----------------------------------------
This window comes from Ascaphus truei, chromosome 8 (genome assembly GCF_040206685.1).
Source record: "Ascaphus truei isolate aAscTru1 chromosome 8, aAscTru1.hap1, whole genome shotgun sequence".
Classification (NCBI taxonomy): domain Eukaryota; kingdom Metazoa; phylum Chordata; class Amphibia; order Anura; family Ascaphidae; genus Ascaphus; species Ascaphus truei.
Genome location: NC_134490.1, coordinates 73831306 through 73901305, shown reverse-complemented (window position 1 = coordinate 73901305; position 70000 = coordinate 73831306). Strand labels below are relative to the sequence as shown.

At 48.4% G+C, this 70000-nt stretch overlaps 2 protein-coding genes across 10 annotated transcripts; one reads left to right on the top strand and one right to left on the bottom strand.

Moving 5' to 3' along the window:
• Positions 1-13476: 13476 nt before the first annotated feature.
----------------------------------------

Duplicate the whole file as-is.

This window comes from Ascaphus truei, chromosome 8 (genome assembly GCF_040206685.1).
Source record: "Ascaphus truei isolate aAscTru1 chromosome 8, aAscTru1.hap1, whole genome shotgun sequence".
Classification (NCBI taxonomy): domain Eukaryota; kingdom Metazoa; phylum Chordata; class Amphibia; order Anura; family Ascaphidae; genus Ascaphus; species Ascaphus truei.
Genome location: NC_134490.1, coordinates 73831306 through 73901305, shown reverse-complemented (window position 1 = coordinate 73901305; position 70000 = coordinate 73831306). Strand labels below are relative to the sequence as shown.

At 48.4% G+C, this 70000-nt stretch overlaps 2 protein-coding genes across 10 annotated transcripts; one reads left to right on the top strand and one right to left on the bottom strand.

Moving 5' to 3' along the window:
• Positions 1-13476: 13476 nt before the first annotated feature.